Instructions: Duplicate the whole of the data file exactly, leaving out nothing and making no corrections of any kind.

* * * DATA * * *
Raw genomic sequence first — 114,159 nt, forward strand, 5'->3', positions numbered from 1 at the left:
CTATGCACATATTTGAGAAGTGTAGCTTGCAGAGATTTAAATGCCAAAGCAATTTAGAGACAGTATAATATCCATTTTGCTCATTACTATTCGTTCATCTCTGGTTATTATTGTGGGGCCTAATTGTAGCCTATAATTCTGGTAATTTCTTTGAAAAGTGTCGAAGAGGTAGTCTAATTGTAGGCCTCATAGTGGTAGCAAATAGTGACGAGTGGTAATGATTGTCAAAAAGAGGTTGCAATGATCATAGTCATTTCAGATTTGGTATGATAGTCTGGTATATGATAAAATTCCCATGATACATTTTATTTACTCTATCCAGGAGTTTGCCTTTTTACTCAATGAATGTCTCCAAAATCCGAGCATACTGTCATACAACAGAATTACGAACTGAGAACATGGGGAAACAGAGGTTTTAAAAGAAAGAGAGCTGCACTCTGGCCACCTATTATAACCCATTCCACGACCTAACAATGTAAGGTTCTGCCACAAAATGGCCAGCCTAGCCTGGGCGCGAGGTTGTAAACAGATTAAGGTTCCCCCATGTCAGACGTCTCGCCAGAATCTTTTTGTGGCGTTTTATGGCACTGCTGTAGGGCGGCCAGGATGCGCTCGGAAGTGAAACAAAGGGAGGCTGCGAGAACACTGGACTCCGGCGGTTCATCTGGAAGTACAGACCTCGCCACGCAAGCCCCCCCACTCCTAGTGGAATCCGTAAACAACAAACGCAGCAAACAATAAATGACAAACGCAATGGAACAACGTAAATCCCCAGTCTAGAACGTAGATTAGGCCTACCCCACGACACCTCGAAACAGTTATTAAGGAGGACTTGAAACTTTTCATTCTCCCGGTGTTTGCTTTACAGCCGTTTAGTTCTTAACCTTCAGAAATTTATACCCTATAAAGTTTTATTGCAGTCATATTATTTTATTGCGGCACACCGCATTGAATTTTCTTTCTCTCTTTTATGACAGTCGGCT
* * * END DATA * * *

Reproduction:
Raw genomic sequence first — 114,159 nt, forward strand, 5'->3', positions numbered from 1 at the left:
CTATGCACATATTTGAGAAGTGTAGCTTGCAGAGATTTAAATGCCAAAGCAATTTAGAGACAGTATAATATCCATTTTGCTCATTACTATTCGTTCATCTCTGGTTATTATTGTGGGGCCTAATTGTAGCCTATAATTCTGGTAATTTCTTTGAAAAGTGTCGAAGAGGTAGTCTAATTGTAGGCCTCATAGTGGTAGCAAATAGTGACGAGTGGTAATGATTGTCAAAAAGAGGTTGCAATGATCATAGTCATTTCAGATTTGGTATGATAGTCTGGTATATGATAAAATTCCCATGATACATTTTATTTACTCTATCCAGGAGTTTGCCTTTTTACTCAATGAATGTCTCCAAAATCCGAGCATACTGTCATACAACAGAATTACGAACTGAGAACATGGGGAAACAGAGGTTTTAAAAGAAAGAGAGCTGCACTCTGGCCACCTATTATAACCCATTCCACGACCTAACAATGTAAGGTTCTGCCACAAAATGGCCAGCCTAGCCTGGGCGCGAGGTTGTAAACAGATTAAGGTTCCCCCATGTCAGACGTCTCGCCAGAATCTTTTTGTGGCGTTTTATGGCACTGCTGTAGGGCGGCCAGGATGCGCTCGGAAGTGAAACAAAGGGAGGCTGCGAGAACACTGGACTCCGGCGGTTCATCTGGAAGTACAGACCTCGCCACGCAAGCCCCCCCACTCCTAGTGGAATCCGTAAACAACAAACGCAGCAAACAATAAATGACAAACGCAATGGAACAACGTAAATCCCCAGTCTAGAACGTAGATTAGGCCTACCCCACGACACCTCGAAACAGTTATTAAGGAGGACTTGAAACTTTTCATTCTCCCGGTGTTTGCTTTACAGCCGTTTAGTTCTTAACCTTCAGAAATTTATACCCTATAAAGTTTTATTGCAGTCATATTATTTTATTGCGGCACACCGCATTGAATTTTCTTTCTCTCTTTTATGACAGTCGGCT